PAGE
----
Background: Ginger is a spice with a long history of use as a traditional remedy for nausea and vomiting. No data on the efficacy of ginger are presently available for children with vomiting associated with acute gastroenteritis (AGE). Aim: To test whether ginger can reduce vomiting in children with AGE. Methods: Double-blind, randomised placebo-controlled trial in outpatients aged 1 to 10 years with AGE-associated vomiting randomised to ginger or placebo. The primary outcome was the occurrence of ≥1 episode of vomiting after the first dose of treatment. Severity of vomiting and safety were also assessed. Results: Seventy-five children were randomised to the ginger arm and 75 to the placebo arm. Five children in the ginger arm and 4 in the placebo arm refused to participate in the study shortly after randomisation, leaving 70 children in the ginger arm and 71 in the placebo arm (N = 141). At intention-to-treat analysis (N = 150), assuming that all children lost to follow-up had reached the primary outcome, the incidence of the main outcome was 67% (95% CI 56 to 77) in the ginger group and 87% (95% CI 79 to 94) in the placebo group, corresponding to the absolute risk reduction for the ginger versus the placebo group of −20% (95% CI −33% to −7%, P = 0.003), with a number needed to treat of 5 (95% CI 3 to 15). Conclusion: Oral administration of ginger is effective and safe at improving vomiting in children with AGE. Trial registration: The trial was registered on https://clinicaltrials.gov/ with the identifier NCT02701491.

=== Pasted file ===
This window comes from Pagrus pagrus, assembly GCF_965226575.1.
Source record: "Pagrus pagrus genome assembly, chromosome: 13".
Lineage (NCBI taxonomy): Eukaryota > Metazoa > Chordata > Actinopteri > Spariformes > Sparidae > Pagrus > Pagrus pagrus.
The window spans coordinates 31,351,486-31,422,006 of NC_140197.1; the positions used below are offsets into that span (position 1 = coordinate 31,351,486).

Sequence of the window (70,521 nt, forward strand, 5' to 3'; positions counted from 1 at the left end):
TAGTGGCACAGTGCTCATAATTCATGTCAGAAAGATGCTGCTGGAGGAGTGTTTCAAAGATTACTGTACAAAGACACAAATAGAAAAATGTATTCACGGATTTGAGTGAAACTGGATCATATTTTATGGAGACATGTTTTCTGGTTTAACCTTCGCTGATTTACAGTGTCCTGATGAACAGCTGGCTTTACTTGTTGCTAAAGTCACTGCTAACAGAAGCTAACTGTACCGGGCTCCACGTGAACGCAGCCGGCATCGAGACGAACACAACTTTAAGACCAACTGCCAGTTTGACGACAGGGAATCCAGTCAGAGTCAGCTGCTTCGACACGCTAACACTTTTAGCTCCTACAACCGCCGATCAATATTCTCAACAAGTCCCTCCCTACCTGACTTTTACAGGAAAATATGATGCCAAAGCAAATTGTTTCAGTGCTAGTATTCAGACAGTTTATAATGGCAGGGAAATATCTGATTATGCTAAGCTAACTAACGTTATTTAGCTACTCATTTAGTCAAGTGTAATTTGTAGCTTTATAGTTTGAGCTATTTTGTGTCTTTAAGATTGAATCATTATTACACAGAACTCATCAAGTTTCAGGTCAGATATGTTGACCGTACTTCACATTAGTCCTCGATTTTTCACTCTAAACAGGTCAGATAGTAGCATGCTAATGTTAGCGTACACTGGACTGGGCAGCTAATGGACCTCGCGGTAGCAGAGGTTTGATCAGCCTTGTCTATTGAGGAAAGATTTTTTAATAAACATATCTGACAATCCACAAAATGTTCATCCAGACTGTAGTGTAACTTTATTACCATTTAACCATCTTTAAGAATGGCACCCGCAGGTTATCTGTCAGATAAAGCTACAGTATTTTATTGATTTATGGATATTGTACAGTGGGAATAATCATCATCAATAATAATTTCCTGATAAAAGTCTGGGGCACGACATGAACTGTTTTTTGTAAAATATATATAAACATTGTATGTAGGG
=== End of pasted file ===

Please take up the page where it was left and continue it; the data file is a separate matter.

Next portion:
Efficacy of ginger as antiemetic in children with acute gastroenteritis: a randomised controlled trial

Nocerino R.;Cecere G.;Bedogni G.;Berni Canani R.
2021

Abstract

Background: Ginger is a spice with a long history of use as a traditional remedy for nausea and vomiting. No data on the efficacy of ginger are presently available for children with vomiting associated with acute gastroenteritis (AGE). Aim: To test whether ginger can reduce vomiting in children with AGE. Methods: Double-blind, randomised placebo-controlled trial in outpatients aged 1 to 10 years with AGE-associated vomiting randomised to ginger or placebo. The primary outcome was the occurrence of ≥1 episode of vomiting after the first dose of treatment. Severity of vomiting and safety were also assessed. Results: Seventy-five children were randomised to the ginger arm and 75 to the placebo arm. Five children in the ginger arm and 4 in the placebo arm refused to participate in the study shortly after randomisation, leaving 70 children in the ginger arm and 71 in the placebo arm (N = 141). At intention-to-treat analysis (N = 150), assuming that all children lost to follow-up had reached the primary outcome, the incidence of the main outcome was 67% (95% CI 56 to 77) in the ginger group and 87% (95% CI 79 to 94) in the placebo group, corresponding to the absolute risk reduction for the ginger versus the placebo group of −20% (95% CI −33% to −7%, P = 0.003), with a number needed to treat of 5 (95% CI 3 to 15). Conclusion: Oral administration of ginger is effective and safe at improving vomiting in children with AGE. Trial registration: The trial was registered on https://clinicaltrials.gov/ with the identifier NCT02701491.
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Utilizza questo identificativo per citare o creare un link a questo documento: https://hdl.handle.net/11588/853067
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